6 months in 2020: The impossible becomes real
Six months ago today, I was told to pack the things I needed from the office and work from home. The virus we had all heard about was here. We knew very little about it besides that it spread easily. Would we be gone for a week? Two weeks? A month? It was impossible to think it would be any longer than that.
Then came the lockdowns. Storefronts darkened and windows in homes illuminated. Grocery shopping became a micro odyssey of caution and fear. We tried new hobbies, reconnected with old friends over video chats and went on walks. Overall, we became more attuned to what was happening, all while discussing the things we normally would be doing but couldn’t, each week deleting more events off our calendars.
And the entire time, the virus was there, far away but so close!
Six months later, we’re in a state where we can do almost anything we want, it just requires more time, thought and attention. Early on, I thought how this could affect other areas of our lives: will we focus more on major decisions that come our way or be so exhausted from the day to day that we just go with the flow?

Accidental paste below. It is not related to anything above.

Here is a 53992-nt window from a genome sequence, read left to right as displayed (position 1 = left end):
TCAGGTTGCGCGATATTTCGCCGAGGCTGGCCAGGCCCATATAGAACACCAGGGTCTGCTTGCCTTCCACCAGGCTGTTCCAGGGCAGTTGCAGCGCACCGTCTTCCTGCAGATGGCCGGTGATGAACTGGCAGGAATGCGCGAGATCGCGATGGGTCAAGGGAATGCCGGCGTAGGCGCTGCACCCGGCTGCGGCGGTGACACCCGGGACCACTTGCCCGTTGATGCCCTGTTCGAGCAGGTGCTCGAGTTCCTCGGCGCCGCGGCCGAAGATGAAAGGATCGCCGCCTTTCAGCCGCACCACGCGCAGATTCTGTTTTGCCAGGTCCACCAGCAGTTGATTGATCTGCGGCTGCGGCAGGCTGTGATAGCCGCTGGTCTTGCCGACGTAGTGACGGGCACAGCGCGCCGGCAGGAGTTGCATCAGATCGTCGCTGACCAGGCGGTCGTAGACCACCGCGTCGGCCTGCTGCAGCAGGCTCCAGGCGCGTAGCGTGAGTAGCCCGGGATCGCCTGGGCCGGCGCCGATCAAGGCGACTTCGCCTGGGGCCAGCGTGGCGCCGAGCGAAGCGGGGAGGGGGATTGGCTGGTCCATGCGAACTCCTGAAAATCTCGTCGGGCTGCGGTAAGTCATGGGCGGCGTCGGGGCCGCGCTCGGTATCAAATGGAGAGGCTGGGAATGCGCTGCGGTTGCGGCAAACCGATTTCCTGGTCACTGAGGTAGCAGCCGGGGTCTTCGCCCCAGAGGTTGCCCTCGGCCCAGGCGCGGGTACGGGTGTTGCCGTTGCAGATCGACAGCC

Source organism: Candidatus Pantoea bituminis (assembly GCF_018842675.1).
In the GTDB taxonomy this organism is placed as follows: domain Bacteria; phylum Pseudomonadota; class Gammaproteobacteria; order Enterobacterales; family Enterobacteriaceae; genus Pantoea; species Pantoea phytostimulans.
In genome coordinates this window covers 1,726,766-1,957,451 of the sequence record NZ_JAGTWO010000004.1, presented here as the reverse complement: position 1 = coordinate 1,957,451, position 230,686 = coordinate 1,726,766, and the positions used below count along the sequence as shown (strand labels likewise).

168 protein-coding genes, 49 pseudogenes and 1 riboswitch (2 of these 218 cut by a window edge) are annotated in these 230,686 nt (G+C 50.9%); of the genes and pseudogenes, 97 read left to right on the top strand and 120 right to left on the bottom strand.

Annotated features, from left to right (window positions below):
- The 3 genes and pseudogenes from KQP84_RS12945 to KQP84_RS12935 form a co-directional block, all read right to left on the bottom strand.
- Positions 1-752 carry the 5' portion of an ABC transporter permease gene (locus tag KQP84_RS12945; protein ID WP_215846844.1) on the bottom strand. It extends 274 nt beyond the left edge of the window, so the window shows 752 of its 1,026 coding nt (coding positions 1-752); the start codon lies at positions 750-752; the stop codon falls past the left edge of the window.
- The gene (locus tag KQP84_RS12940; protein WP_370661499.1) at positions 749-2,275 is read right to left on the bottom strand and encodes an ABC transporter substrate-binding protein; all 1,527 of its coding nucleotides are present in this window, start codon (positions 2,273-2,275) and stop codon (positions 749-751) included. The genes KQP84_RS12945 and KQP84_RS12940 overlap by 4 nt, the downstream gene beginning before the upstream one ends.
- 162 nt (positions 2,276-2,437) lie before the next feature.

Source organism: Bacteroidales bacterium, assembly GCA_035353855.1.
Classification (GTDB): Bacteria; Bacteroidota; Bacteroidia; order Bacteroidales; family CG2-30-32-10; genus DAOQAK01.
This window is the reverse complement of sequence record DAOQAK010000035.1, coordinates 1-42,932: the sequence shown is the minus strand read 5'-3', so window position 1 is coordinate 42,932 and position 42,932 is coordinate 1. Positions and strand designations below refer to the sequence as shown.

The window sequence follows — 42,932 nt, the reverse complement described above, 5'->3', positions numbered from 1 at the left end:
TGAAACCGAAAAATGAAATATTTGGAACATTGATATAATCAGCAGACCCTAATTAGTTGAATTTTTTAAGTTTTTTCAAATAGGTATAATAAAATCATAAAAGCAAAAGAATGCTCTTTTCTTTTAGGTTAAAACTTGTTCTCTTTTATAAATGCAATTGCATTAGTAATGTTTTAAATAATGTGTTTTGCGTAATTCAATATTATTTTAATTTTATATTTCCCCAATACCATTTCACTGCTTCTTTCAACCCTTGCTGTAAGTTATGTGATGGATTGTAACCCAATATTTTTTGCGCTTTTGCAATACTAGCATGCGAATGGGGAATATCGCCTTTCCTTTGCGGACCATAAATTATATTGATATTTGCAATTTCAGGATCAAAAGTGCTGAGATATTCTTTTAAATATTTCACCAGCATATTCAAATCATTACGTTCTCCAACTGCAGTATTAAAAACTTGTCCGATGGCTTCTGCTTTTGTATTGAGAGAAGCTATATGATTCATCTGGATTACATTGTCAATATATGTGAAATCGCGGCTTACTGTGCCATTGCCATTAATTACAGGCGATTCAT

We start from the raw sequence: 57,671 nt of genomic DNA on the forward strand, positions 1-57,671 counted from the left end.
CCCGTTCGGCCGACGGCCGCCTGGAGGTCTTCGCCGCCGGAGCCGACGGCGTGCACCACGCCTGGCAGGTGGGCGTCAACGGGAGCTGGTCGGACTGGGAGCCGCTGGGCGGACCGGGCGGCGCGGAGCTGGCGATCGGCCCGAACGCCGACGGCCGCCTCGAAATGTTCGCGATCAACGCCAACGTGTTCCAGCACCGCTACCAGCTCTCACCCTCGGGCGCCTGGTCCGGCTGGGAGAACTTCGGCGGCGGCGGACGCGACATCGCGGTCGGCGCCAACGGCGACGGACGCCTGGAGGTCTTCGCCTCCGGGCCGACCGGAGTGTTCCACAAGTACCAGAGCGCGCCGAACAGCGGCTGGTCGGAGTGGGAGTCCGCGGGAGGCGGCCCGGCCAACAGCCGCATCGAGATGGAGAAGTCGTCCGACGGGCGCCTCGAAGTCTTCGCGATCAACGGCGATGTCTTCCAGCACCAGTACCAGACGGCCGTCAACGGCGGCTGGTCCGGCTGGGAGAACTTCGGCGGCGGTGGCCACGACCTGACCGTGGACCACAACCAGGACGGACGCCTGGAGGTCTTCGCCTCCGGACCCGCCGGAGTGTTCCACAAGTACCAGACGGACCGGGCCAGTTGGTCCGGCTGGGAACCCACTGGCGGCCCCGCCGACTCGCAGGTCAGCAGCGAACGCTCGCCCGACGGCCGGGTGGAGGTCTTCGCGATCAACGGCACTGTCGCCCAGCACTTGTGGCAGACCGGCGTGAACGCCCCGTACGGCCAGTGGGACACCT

Two months in, we had an answer.
When video of an unarmed black man being murdered by police was published, protests began in cities across the country and soon spread around the world. If actually dealing with racism in our society had previously seemed impossible, it no longer did. We had seen the impossible happen when society was paused to stop the spread of the virus. And we knew that if a virus threatening your community, you had to deal with it. Now. Distractions and busy schedules could not take us away from dealing with what we saw and the systemic problems in our society.